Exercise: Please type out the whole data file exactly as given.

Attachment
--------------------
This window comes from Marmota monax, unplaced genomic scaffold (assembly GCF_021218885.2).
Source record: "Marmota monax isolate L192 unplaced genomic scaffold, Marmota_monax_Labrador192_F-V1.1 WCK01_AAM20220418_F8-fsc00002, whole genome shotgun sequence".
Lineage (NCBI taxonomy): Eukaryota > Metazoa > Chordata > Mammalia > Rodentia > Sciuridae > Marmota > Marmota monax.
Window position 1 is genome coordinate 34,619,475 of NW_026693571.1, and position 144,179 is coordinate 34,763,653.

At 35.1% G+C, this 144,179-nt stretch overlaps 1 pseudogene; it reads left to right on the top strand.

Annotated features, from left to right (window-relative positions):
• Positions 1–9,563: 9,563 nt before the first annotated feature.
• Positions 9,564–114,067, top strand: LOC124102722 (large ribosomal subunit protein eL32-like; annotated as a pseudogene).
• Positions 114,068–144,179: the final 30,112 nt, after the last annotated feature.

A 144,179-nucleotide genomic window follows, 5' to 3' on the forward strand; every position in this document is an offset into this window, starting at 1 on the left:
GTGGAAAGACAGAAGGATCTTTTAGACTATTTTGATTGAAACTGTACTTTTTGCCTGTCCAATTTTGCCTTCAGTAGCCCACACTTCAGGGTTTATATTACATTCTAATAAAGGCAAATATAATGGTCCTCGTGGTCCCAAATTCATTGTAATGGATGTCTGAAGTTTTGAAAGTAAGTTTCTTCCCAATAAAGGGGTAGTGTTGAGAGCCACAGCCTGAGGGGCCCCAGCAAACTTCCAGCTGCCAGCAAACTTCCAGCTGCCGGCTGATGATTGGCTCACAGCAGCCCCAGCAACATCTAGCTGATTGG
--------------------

This window comes from Marmota monax, unplaced genomic scaffold (assembly GCF_021218885.2).
Source record: "Marmota monax isolate L192 unplaced genomic scaffold, Marmota_monax_Labrador192_F-V1.1 WCK01_AAM20220418_F8-fsc00002, whole genome shotgun sequence".
Lineage (NCBI taxonomy): Eukaryota > Metazoa > Chordata > Mammalia > Rodentia > Sciuridae > Marmota > Marmota monax.
Window position 1 is genome coordinate 34,619,475 of NW_026693571.1, and position 144,179 is coordinate 34,763,653.

At 35.1% G+C, this 144,179-nt stretch overlaps 1 pseudogene; it reads left to right on the top strand.

Annotated features, from left to right (window-relative positions):
• Positions 1–9,563: 9,563 nt before the first annotated feature.
• Positions 9,564–114,067, top strand: LOC124102722 (large ribosomal subunit protein eL32-like; annotated as a pseudogene).
• Positions 114,068–144,179: the final 30,112 nt, after the last annotated feature.

A 144,179-nucleotide genomic window follows, 5' to 3' on the forward strand; every position in this document is an offset into this window, starting at 1 on the left:
GTGGAAAGACAGAAGGATCTTTTAGACTATTTTGATTGAAACTGTACTTTTTGCCTGTCCAATTTTGCCTTCAGTAGCCCACACTTCAGGGTTTATATTACATTCTAATAAAGGCAAATATAATGGTCCTCGTGGTCCCAAATTCATTGTAATGGATGTCTGAAGTTTTGAAAGTAAGTTTCTTCCCAATAAAGGGGTAGTGTTGAGAGCCACAGCCTGAGGGGCCCCAGCAAACTTCCAGCTGCCAGCAAACTTCCAGCTGCCGGCTGATGATTGGCTCACAGCAGCCCCAGCAACATCTAGCTGATTGG